I think I'll continue in the vein of last week's post: love songs from the early '60s or so, which is to say, my puppy love years. This song was a follow-up to Ben E. King's "Stand By Me" and is an imitation, musically, including pretty much the same bass riff. I had a crush on a girl--I think her name was Sherry--and this song got associated with that. I have a memory of standing at the door of one of the barns at the Alabama Junior Cattlemen's Association convention in Montgomery and hearing this from a radio somewhere nearby and feeling very lovelorn. The song came out in 1962 so I would have been fourteen.
Yes, I was a Junior Cattleman. And I liked it, especially the convention, where we exhibited our steers and sold them. That was sort of tough, because their next stop would be the slaughterhouse, but we learned to accept it. There was also a rodeo, and I liked that a lot.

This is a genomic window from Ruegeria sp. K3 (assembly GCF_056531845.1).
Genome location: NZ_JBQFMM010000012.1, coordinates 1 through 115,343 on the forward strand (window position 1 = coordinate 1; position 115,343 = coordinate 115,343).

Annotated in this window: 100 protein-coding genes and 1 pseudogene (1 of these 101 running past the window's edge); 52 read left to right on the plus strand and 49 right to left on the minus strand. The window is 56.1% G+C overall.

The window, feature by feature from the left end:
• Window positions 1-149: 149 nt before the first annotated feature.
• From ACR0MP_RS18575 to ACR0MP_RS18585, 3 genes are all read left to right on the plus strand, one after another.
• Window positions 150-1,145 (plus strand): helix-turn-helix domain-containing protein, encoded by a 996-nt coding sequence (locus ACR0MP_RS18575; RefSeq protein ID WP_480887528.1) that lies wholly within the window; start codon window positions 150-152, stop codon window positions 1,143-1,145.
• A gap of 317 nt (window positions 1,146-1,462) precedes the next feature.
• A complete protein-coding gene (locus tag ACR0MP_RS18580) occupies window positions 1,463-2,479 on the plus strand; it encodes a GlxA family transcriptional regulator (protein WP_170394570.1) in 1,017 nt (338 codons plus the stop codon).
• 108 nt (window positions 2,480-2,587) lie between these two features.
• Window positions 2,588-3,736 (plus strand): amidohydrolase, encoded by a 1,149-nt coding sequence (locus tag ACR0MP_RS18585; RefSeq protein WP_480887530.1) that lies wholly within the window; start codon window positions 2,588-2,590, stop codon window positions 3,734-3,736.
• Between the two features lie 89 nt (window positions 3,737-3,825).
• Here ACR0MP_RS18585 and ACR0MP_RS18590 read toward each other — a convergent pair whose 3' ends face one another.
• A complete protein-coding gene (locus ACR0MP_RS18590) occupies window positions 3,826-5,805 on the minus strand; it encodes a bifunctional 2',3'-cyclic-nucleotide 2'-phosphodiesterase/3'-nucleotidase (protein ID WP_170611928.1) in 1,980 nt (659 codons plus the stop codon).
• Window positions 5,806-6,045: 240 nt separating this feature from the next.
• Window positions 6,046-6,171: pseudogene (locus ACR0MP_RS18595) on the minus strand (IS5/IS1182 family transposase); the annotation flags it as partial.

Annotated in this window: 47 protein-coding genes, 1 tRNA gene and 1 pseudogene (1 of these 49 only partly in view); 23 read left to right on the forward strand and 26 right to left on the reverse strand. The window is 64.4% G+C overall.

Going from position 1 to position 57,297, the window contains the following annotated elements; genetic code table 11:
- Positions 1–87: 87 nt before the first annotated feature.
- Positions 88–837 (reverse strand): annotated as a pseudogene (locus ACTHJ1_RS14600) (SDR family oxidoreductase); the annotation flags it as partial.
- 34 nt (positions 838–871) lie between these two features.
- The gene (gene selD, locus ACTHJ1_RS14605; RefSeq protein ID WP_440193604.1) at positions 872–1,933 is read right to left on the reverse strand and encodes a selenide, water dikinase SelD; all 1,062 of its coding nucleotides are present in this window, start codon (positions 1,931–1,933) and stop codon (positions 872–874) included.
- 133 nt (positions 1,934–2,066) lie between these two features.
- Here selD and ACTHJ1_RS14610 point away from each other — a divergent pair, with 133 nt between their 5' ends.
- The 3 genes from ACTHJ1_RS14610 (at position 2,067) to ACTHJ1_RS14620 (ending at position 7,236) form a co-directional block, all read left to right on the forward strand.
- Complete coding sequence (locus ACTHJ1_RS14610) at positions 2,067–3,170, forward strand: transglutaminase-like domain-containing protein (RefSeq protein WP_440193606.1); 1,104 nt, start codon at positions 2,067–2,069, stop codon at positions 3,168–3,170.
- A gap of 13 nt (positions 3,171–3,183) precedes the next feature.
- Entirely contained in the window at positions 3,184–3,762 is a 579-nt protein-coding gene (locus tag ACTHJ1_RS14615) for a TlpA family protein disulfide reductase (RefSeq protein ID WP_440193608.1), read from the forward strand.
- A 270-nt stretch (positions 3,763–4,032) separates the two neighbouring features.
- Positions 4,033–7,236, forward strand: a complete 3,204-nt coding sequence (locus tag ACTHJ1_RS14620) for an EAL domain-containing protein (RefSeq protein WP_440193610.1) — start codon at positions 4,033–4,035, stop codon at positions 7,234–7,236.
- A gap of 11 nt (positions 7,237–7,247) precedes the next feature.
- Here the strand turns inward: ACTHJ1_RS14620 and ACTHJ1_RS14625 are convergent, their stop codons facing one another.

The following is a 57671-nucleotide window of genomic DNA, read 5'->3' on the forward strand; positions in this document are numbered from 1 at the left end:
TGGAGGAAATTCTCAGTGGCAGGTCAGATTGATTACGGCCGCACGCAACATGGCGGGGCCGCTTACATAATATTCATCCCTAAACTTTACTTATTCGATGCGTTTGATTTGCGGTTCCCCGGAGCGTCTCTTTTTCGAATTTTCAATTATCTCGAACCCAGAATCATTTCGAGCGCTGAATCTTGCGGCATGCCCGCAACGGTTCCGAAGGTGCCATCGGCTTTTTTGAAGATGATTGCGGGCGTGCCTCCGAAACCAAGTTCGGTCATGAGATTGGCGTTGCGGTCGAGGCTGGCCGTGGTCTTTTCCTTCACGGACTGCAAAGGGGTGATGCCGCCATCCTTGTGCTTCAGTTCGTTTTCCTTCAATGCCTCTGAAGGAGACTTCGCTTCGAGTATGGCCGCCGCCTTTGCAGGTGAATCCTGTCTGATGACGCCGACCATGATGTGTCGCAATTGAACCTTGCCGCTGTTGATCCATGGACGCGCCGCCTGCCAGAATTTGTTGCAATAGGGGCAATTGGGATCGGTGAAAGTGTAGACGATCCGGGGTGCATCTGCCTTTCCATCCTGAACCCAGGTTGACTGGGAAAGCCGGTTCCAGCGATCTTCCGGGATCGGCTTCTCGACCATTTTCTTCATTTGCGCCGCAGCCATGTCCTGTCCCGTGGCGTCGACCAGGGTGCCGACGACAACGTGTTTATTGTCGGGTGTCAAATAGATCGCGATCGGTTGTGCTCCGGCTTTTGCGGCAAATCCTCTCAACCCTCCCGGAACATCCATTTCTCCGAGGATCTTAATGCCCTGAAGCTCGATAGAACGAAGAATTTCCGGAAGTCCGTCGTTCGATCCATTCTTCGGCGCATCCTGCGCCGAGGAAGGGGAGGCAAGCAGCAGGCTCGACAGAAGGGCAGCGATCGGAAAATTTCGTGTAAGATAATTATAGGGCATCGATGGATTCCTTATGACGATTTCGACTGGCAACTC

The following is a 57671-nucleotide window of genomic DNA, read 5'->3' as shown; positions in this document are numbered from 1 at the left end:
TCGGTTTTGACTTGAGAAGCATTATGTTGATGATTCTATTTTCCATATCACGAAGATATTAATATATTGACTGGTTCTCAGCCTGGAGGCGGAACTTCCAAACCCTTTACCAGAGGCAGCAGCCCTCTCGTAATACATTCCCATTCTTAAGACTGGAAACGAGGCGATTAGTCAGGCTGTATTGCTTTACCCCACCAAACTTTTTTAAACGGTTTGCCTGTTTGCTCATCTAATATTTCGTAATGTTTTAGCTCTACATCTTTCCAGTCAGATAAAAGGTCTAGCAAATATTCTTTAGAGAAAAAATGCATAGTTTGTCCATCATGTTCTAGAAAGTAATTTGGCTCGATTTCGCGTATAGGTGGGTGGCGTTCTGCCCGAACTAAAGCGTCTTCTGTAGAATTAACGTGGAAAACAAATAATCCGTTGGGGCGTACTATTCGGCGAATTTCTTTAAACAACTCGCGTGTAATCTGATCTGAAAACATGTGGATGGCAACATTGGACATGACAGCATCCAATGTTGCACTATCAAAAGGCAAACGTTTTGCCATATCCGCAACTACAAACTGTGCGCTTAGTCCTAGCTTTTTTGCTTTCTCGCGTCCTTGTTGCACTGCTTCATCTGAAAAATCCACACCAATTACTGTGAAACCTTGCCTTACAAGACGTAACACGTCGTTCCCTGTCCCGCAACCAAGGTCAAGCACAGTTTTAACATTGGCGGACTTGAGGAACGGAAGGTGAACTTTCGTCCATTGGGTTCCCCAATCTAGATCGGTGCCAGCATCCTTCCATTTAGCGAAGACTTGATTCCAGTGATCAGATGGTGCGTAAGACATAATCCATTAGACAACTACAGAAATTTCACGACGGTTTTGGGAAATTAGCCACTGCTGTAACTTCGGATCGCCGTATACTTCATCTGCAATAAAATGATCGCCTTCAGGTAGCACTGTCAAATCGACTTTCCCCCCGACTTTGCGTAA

Not surprisingly, of the half dozen or so most vivid memories I have of that convention, two are musical. The other one is Dale Robertson (minor cowboy actor) entertaining at the rodeo and singing "Ghost Riders In the Sky". Well, let's have that one, too. Here's a good Johnny Cash version.
Such a great song.
So cowboy, change your ways today
Or with us you will ride
Trying to catch the devil's herd
Across this endless sky
Still gives me a chill. I first heard it as a Ventures-style guitar instrumental--I can't remember who the artist was, maybe it was actually the Ventures--and even without the words I liked it. And when I heard the title I felt a physical thrill: an early instance of my responding to poetry before I really knew what it was.